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Blanchflower v. Blanchflower

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Blanchflower v. Blanchflower, 150 N.H. 226, is a landmark decision handed down by the New Hampshire Supreme Court which ruled that sexual relations between two females, one of whom is married, does not constitute adultery, because it is not technically sexual intercourse. [1]


In 2003, David Blanchflower of Hanover, New Hampshire, filed for divorce from his wife Sian Blanchflower on the grounds that she was having an adulterous affair with Ms. Robin Mayer of West Windsor, Vermont. As in most cases of divorce involving alleged adultery, Mr. Blanchflower was seeking an “at fault” ruling against his wife. Mrs. Blanchflower admitted that she was having an affair with Ms. Mayer, but argued that the affair did not constitute adultery under New Hampshire law. [2]


After a lower court initially sided with Mr. Blanchflower, the New Hampshire Supreme Court ruled in favor of Mrs. Blanchflower and Ms. Mayer, concluding that adultery must involve sexual intercourse under New Hampshire law. In the 3-2 ruling, the majority determined that sexual relations between two female people cannot constitute sexual intercourse and, therefore, the affair was not adultery. The dissenters objected to the majority’s use of the 1961 edition of Webster's Third New International Dictionary as support for their definition of sexual intercourse as between a man and a woman. [3]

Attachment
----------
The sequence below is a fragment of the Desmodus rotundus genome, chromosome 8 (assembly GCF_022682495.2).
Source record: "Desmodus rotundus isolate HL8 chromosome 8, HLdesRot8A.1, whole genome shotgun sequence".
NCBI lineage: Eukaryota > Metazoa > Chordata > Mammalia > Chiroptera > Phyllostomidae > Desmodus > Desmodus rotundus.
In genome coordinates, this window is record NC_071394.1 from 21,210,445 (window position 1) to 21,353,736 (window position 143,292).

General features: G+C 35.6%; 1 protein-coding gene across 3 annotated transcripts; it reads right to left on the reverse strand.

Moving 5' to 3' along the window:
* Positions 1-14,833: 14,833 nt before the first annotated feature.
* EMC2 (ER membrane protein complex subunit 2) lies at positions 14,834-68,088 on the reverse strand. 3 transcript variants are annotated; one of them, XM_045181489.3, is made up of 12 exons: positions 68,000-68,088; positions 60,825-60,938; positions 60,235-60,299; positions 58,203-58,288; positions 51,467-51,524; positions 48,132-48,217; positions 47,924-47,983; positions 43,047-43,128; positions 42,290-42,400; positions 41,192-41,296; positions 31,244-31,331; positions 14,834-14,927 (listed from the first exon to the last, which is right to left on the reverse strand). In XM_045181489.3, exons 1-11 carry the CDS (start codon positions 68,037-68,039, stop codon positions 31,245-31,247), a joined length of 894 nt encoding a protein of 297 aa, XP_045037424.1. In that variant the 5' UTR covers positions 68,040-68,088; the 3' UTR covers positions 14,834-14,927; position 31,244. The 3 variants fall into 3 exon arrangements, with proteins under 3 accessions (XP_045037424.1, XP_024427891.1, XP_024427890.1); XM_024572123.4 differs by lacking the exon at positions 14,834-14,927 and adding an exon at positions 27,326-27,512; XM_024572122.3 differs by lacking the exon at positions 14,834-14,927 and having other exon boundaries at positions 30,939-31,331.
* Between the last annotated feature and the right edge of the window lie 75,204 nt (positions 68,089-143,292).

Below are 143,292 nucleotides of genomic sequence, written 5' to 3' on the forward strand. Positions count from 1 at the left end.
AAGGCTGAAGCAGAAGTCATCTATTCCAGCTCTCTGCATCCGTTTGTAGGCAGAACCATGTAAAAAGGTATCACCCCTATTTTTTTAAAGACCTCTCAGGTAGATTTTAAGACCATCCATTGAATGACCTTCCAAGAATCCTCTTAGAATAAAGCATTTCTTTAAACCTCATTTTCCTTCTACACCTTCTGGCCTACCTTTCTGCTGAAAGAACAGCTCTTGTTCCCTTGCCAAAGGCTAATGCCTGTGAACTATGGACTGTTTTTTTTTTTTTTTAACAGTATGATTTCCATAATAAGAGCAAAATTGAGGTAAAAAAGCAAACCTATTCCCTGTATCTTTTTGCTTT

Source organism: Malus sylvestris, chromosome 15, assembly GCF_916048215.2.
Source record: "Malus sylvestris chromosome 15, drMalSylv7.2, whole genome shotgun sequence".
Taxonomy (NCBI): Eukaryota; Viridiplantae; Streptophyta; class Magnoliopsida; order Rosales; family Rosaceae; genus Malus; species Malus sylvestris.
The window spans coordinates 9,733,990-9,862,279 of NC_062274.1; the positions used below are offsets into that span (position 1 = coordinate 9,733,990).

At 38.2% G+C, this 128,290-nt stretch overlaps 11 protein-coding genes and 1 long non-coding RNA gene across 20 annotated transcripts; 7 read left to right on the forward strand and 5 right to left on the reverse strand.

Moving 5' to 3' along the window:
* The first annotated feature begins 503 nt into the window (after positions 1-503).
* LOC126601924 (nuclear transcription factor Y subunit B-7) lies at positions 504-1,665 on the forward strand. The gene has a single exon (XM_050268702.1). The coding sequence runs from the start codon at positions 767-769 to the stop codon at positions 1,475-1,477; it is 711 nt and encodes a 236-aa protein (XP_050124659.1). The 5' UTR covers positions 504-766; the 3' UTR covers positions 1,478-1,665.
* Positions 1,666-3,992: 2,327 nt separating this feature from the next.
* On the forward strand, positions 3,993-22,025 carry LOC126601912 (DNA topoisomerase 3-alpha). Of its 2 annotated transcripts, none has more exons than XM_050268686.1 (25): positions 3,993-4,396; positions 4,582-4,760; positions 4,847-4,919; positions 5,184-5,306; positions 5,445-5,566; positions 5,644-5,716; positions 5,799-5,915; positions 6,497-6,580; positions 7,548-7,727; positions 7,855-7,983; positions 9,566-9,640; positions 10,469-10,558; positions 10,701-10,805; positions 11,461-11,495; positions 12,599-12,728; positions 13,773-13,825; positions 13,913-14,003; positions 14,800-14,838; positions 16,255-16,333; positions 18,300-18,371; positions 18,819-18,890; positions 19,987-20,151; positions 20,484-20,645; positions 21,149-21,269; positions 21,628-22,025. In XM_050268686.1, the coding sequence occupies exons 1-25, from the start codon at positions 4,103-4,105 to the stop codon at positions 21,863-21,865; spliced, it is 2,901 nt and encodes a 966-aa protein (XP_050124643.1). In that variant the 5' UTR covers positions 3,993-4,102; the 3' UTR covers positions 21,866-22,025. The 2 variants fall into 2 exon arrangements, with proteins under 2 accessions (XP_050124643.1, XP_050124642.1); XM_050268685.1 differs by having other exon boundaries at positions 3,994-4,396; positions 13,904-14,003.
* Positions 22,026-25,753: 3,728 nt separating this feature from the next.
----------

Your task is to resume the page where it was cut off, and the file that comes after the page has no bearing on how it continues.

Whether any of the parties tried to escalate the case to federal venue (SCOTUS) is unknown.


Reactions to the ruling were mixed, with some gay-rights groups condemning the ruling as not legally recognizing sex between people of the same gender. Other gay-rights groups applauded the ruling as a victory under the law for one gay couple after many years of discrimination.

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